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Old 30th September 2007
Hate to be the party pooper but:

-If you're intending to work on anything other than demos for bands where you're the sole engineer/producer, realistically you're going to need some form of Pro-Tools. An HD1 is the cheapest professional way to go (I've heard reports of $5-6k from ebay if you already have the mac to put it in) - you don't really want to be messing around with buffer sizes etc with paying clients.

-There's more to setting up a studio than being a great engineer. Everything from room design, what gear is going to be the greatest client puller (if you're attempting to lure freelancers to your room), the day-to-day management of a space, getting and maintaining clients, business plans etc.

-Does your area (or the area you're looking to work in) really NEED another low-mid level studio? if there are bands clamouring to book time, then great - otherwise you're going to be competing with all the other owner operators out there for band demos/indie label work. Check out the rates others are charging for their time and see if you can establish a business on these prices.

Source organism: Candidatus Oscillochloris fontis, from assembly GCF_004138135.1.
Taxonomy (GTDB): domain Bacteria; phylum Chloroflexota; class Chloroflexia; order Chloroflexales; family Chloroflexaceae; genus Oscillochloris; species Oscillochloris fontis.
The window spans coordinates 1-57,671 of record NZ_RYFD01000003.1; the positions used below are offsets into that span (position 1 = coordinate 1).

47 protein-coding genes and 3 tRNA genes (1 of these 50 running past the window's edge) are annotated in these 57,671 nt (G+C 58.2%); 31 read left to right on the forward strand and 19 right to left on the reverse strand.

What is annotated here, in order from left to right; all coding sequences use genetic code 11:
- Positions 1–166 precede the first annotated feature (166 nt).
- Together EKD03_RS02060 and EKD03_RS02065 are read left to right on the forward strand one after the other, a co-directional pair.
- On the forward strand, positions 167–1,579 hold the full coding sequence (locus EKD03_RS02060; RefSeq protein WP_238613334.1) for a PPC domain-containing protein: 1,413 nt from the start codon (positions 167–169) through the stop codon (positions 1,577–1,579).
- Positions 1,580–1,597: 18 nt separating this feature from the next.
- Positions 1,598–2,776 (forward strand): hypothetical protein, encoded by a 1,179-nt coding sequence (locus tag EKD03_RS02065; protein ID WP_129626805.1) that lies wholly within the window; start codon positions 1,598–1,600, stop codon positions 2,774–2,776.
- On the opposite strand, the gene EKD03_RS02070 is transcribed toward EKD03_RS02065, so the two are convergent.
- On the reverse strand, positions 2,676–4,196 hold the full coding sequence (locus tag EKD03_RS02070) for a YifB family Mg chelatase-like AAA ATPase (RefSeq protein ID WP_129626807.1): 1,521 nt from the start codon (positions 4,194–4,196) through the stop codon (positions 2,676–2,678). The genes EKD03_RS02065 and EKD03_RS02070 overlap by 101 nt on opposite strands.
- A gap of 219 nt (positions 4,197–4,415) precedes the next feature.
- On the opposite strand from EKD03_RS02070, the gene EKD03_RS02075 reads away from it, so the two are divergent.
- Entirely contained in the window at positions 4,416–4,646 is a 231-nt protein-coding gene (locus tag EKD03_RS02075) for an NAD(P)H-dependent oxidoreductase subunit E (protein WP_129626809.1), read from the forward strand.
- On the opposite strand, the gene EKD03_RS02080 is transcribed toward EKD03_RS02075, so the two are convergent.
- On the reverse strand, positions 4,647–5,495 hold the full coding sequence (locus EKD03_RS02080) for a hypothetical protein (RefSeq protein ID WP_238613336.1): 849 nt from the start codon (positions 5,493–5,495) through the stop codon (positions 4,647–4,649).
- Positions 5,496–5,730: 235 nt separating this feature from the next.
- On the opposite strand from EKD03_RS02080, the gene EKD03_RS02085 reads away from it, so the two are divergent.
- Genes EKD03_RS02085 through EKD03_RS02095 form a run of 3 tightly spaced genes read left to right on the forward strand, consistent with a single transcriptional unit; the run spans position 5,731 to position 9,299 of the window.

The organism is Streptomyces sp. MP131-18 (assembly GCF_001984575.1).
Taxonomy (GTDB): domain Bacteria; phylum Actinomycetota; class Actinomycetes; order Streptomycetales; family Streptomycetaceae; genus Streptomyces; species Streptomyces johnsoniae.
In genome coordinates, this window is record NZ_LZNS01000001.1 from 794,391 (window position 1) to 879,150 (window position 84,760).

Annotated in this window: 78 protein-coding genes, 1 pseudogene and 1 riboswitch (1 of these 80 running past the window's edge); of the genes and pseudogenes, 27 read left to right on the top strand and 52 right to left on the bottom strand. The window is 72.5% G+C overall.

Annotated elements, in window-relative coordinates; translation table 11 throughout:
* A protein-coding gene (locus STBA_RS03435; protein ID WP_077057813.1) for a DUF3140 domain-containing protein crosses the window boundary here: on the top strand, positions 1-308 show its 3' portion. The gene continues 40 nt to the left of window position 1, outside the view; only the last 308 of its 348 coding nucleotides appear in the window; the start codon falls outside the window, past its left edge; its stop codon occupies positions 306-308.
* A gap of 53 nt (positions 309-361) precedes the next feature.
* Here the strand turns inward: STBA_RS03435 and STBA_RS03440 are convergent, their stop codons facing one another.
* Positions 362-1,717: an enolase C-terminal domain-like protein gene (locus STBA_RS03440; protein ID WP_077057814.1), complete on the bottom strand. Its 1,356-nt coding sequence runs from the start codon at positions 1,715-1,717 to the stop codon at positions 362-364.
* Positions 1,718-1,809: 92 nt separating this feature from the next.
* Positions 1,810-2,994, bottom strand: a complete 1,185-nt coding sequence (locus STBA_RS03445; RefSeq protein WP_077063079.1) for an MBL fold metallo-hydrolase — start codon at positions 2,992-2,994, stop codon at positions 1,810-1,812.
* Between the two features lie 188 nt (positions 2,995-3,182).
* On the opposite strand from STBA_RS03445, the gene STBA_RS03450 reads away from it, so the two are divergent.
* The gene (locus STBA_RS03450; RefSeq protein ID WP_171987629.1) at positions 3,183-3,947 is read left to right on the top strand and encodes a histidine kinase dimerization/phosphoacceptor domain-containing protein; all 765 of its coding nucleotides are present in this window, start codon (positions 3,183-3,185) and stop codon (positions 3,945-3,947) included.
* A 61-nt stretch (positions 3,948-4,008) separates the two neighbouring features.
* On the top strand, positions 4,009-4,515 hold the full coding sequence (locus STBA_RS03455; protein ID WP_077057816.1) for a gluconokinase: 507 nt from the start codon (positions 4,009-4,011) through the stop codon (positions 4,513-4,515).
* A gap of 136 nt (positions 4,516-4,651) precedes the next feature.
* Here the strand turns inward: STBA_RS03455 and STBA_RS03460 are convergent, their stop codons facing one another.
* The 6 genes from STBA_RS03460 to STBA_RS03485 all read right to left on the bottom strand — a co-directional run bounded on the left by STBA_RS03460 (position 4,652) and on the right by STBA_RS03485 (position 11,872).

A much BETTER idea would be to find someone with an already established room that you can bring clients into. This frees you up to do what you want to do - engineering and producing. Spend what cash you do have on some nice pieces of gear that complement what already exists in the space, and enough time spent working this way should teach you enough about running a studio to know if you want to set up your own place - without the huge risks involved.

It's my firm belief that anyone who wants to open their own studio should already have worked professionally in that field - that way you can learn the way things already work, avoid mistakes others make and hopefully bring some of your own business ideas to the party.